U.S. Senate approves bill to make daylight saving time permanent

daylight saving time

WASHINGTON (Reuters), March 15, 2019 – The U.S. Senate passed legislation on Tuesday that would permanently end daylight saving time in 2023. This move was promoted by those who wanted brighter afternoons, and more economic activity.

The Senate unanimously approved the measure called the Sunshine Protection Act by voice vote. The House of Representatives must pass the bill after a hearing in a committee.

The White House did not say whether Biden supported it. A spokesman from House Speaker Nancy Pelosi refused to confirm if the measure is supported but stated that she was closely reviewing it.

Senator Marco Rubio said that supporters of the bill agreed to the change not taking place until after input from broadcasters and airlines in November 2023.

According to supporters, the change will allow children to enjoy outdoor play later in the season and reduce seasonal depression.

Rubio stated, “I realize this isn’t the most important matter facing America but it’s an issue where there’s lots of agreement.” “If this is passed, then we won’t need to do stupid things anymore.”

He added, “Pardon me for the pun but this idea is one that has been waiting its time.

The National Association of Convenience Stores is against the change and told Congress this month that “we shouldn’t have kids go to school in darkness.”

On Sunday, daylight saving time was restored in most of the United States.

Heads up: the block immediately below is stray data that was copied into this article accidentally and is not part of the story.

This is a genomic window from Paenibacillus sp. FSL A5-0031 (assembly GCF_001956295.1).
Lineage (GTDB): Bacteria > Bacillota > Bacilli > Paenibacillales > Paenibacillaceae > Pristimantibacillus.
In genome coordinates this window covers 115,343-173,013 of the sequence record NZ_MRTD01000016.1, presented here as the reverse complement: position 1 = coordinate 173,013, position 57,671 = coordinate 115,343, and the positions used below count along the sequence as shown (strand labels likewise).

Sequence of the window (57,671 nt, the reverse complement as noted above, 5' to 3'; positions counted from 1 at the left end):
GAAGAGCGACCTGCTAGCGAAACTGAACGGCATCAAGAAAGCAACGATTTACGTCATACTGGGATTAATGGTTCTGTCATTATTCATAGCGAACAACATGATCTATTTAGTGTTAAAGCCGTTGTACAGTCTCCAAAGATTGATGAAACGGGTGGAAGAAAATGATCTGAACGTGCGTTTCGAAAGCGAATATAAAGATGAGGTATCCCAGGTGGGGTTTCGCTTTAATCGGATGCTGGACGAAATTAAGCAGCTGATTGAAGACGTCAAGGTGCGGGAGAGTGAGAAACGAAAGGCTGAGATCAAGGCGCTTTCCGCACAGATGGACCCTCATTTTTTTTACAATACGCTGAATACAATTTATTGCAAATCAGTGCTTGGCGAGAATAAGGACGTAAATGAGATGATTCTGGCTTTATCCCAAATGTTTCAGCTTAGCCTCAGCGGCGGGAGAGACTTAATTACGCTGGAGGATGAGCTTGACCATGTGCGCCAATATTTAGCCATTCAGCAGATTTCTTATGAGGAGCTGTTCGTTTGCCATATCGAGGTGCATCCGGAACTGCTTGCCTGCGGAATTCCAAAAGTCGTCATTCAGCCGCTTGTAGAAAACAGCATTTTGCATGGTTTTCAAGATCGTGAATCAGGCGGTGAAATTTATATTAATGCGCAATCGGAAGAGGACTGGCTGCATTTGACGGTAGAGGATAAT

In November, the United States will return to standard time.

About 30 states have passed legislation since 2015 to stop the changing of the clocks twice a year. Some states are only willing to comply if their neighboring states also do so.

Last week, the House Energy and Commerce committee heard a discussion on this issue. Frank Pallone said that the loss of an hour of sleep seemed to affect us for several days. This can also affect the sleep patterns of children and pets.

Pallone supports ending clock switching but hasn’t decided whether he will support standard time or daylight as the permanent option.

Beth Malow, the director of Vanderbilt Sleep Division at the hearing, said that daylight saving time made it more difficult to wake up in the morning. She added, “it’s like living in a different time zone for nearly eight months.”

Pallone cited the results of a poll conducted in 2019 that showed 71% Americans preferred not to change their clocks every two years.

Supporters of the change say it could help prevent the slight increase in car accidents that occurs usually around time changes. They also point to studies which show a slight increase in heart attacks and strokes shortly after the time change. They say the measure will help businesses like golf courses, which could benefit from more daylight in the evening.

“It will have real repercussions for our economy and daily lives,” added Senator Ed Markey.

Since the 1960s, daylight saving time is in effect in almost all of the United States. It was first introduced in 1918. The year-round daylight saving time was first used during World War Two. It was then adopted in 1973 to reduce energy consumption due to an oil embargo, and then repealed one year later.

The bill allows Arizona and Hawaii to continue using standard time. This also applies to American Samoa and Guam as well as the Northern Mariana Islands and Puerto Rico.

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